"Belgium is a strategic location for us for a number of reasons: our activities here include a business center, an EU affairs office and an R&D site with facilities in three Belgian cities - Leuven, Louvain-la-Neuve and Gent.

"In the framework of our local business operations we have created close relationships with key telecom operators and business channel partners.

"But we are not only here to do business. Belgium is home to the headquarters of the EU institutions, and we have created our public affairs office in Brussels to maintain a two-way dialogue with EU stakeholders.

"Belgium has also key competence to offer in the field of photonics and chipset research. We have therefore decided to re-invest profits here to draw on local expertise, namely by acquiring Belgian R&D startups such as M4S and Caliopa. By making them a part of our Belgian R&D site, we are enhancing our global capabilities and competitiveness."

Further evidence of growing Chinese interest came last year when 100 Chinese companies, including a soft drinks manufacturer, an electronics company, a bank and a restaurant chain, chose Belgium as the location for their European plants.

The investors say that in time 5,000 jobs could be created, and that they chose Belgium because of its strategic location, cheap real estate prices and an advantageous tax regime.

Elsewhere, ICBC, one of China's Big Four banks, which has a branch in Brussels, has made a major investment in the Antwerp diamond sector.

"For us, China is the market of the present and the future," says Ari Epstein, of the Antwerp World Diamond Centre. "It was actually the Chinese who took the initiative for the investment project. We are of course very happy with this."

Everyone is currently courting Chinese companies, and the flood of Chinese investment in Belgium is particularly welcome to a government intent on ramping up growth.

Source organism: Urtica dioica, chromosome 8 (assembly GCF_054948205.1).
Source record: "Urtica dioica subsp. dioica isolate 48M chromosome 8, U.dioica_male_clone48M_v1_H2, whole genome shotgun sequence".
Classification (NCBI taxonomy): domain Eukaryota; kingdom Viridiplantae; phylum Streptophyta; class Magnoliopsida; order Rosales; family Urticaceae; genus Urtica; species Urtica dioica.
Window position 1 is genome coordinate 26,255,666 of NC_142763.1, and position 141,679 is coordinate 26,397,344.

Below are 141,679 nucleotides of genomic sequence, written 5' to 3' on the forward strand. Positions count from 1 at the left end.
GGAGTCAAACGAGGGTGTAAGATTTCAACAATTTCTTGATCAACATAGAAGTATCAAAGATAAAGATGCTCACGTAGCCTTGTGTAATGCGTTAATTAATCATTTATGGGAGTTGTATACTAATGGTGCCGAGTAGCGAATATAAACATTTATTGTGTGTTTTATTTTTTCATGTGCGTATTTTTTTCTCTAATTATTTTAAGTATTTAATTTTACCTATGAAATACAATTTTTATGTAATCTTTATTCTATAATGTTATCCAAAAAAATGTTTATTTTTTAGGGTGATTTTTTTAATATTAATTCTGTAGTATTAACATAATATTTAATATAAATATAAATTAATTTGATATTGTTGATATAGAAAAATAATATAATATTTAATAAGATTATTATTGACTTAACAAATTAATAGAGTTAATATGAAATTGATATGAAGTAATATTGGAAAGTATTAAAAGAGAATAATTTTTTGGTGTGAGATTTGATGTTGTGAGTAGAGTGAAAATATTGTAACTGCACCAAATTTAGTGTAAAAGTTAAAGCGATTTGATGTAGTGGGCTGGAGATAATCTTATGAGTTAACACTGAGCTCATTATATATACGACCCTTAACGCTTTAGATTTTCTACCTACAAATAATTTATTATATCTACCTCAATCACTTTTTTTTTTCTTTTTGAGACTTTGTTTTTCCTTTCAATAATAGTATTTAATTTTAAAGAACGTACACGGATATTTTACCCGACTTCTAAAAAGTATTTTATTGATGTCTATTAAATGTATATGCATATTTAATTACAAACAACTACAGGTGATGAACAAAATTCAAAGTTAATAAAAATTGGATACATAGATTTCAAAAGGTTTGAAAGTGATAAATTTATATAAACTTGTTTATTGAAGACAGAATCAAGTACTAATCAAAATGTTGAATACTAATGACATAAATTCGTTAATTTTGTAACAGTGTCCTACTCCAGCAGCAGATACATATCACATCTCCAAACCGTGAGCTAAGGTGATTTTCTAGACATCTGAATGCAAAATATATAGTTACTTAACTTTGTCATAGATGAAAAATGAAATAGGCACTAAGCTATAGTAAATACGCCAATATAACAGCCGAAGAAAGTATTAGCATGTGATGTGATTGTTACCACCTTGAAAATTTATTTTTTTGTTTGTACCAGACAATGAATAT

The Belgians, of course, are keen for this to be a two-way street. China, with its 1.3 billion population and relatively underdeveloped market offers huge opportunities for Belgian businesses to invest, and in September, several major deals were struck following a four-day trade mission to China led by Flemish Premier Kris Peeters.

Chinese interest in Europe is part of a shift in the "going-out" strategy.

"As this policy is put into practice by more and more Chinese companies, these firms may now also be looking at gaining a foothold in the European market or moving closer to existing European customers in order to better manage their market," says Bernard Dewitt, chairman of the Belgian-Chinese Chamber of Commerce.

"If that is the case, then it would be a mistake not to include Belgium in their range of options."

A source at AWEX, the Walloon foreign trade and investment agency, says that though China maintains a keen appetite for raw materials in places such as Africa, it will also want to use its large cash reserves to buy into developed nations, and sees Belgium as an ideal destination. The Chinese see Belgium as being on a growth path, and values the legal standards and openness of its economy.

China is Belgium's largest trading partner in Asia, with more than 1,500 companies exporting to China and 300 investors in China.

On the flip side, Belgian Prime Minister Elio Di Rupo underlines the "many benefits" available in Belgium to attract Chinese companies and investment, saying the country is a "great gateway" to the European market.